During one of the darkest chapters of our country’s history, the American Civil War, President Abraham Lincoln declared a national Thanksgiving Day to be celebrated in 1863, proclaiming that our country had been blessed with “gracious gifts of the Most High God, who, while dealing with us in anger for our sins, hath nevertheless remembered mercy.”
True thanksgiving doesn’t wait for circumstances or seasons to change. Thanksgiving is a matter of perspective. In every season of life, we get to choose whether our focus will be on God’s goodness or our circumstance’s gravity, whether we’ll be filled with gratitude or grumbling.
But what if Thanksgiving was meant to be a beginning, and not just another over-fed ending? The great preacher Charles Spurgeon observed, “They are sure to praise God best who serve (God) best.”
The truth is scripture rarely, if ever, makes gratitude the motivation for Christian living. Yet this is almost universally presented in the church as the “driving force in authentic Christian living.” Now there’s no doubt about gratitude’s importance in one’s life. Gratitude is a beautiful and
indispensable Christian affection. But you will search the Bible in vain for explicit connections between gratitude and servanthood.
Thanksgiving isn’t ever the end in the Christian life because gratitude cannot bear the weight of a Christian’s call and duty. Gratitude is good — and a means to something greater. It’s meant to fuel our faith in God and deepen our love for God, the Giver. Gratitude looks back, but it should be only a matter of time before the Christian looks forward.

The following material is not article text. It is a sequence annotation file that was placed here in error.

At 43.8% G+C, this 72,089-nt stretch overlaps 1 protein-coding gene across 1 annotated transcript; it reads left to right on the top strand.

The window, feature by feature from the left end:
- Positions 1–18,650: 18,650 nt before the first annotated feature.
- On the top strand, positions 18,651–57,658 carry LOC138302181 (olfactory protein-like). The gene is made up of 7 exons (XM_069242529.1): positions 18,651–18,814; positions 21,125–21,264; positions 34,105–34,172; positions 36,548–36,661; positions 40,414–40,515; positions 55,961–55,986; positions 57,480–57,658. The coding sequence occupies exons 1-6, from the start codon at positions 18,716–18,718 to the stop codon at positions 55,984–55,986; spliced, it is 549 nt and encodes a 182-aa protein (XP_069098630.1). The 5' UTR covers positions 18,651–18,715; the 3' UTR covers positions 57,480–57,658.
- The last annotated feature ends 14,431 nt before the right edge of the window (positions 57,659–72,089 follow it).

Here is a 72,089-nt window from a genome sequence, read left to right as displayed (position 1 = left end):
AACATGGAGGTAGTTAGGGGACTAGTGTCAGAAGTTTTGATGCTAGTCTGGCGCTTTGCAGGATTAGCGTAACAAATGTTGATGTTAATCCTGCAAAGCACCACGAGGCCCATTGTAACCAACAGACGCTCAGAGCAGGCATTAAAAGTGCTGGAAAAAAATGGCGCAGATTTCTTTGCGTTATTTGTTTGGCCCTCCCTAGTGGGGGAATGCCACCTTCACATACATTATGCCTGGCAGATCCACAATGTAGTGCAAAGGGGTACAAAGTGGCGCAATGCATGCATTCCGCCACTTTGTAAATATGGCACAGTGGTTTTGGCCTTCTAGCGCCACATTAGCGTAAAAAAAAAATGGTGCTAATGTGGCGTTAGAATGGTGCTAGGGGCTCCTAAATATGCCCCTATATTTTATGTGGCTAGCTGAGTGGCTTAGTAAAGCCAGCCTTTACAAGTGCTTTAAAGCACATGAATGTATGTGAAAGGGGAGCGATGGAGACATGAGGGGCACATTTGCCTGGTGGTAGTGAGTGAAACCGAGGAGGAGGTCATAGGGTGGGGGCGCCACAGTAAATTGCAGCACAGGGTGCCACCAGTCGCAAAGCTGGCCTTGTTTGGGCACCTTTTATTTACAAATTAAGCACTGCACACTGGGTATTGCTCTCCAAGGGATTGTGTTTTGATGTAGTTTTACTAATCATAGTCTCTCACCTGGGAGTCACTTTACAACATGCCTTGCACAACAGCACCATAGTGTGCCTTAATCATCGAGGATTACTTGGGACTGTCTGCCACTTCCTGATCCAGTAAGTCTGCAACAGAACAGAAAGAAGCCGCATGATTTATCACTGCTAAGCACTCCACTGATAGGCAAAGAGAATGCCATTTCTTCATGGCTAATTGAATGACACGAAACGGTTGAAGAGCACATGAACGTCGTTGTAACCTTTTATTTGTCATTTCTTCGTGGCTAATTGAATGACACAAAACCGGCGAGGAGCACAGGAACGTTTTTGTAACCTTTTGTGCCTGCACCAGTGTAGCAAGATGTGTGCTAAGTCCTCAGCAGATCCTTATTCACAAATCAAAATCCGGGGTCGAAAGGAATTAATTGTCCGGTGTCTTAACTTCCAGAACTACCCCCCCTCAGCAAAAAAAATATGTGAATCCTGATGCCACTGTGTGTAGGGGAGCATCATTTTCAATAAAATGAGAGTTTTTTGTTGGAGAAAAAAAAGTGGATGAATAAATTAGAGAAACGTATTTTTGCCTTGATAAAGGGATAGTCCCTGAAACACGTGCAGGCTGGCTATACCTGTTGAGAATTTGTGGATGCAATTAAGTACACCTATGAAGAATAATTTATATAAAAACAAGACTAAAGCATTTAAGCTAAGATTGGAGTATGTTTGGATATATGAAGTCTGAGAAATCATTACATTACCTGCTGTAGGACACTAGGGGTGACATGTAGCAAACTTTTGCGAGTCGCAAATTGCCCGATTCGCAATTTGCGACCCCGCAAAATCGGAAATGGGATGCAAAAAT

Listen for God’s call to service. Don’t limit your life with the Lord. Be courageous and faithful, finding your path to a deeper Christian walk.
Most of us are blessed to the point that we’ve received far more than we need. God doesn’t bless you simply so that you’ll be filled with thanks and acknowledge the Lord. We’re supposed to be a blessing, not just be blessed.
When the blessing stops with you, the blessing dies in you.
Don’t let that happen. Multiply God’s blessings by being generous toward others. Seek reconciliation, bestow forgiveness, serve the needy, comfort the distressed.
Our scripture reading sounded a bit cryptic but it’s not. The prophet Isaiah speaks the word of the Lord that says, “I gave you everything. I loved you profoundly. I blessed you completely. I was expecting great things from you. I sought good things from you. But you didn’t do them. You weren’t a blessing even after how much I blessed you. When you stop blessing others, you start hurting them and yourselves. Things have gone bad, very bad.”
One person says, “It’s not enough to just be thankful, you have to do thankful.” We need to do something with the blessings we receive, or things can go wrong.
Happiness’s source in our life can’t only arise from our giving thanks to God for what we have. After all, how different is that from someone who isn’t so grateful? Both people receive but neither one gives. Both parties enjoy what they have but neither one shares nor serves.
Anyone can acknowledge they’re lucky. Isn’t that what we’re like when all we are is thankful for what we have? We’re just lucky, like Bill.
Bill suffered a massive heart attack and while being treated, a drug he was given caused a severe allergic reaction. His heart stopped for fourteen minutes, and he went into a coma. Twelve days later, he woke up and recovered fully. But the story has barely begun.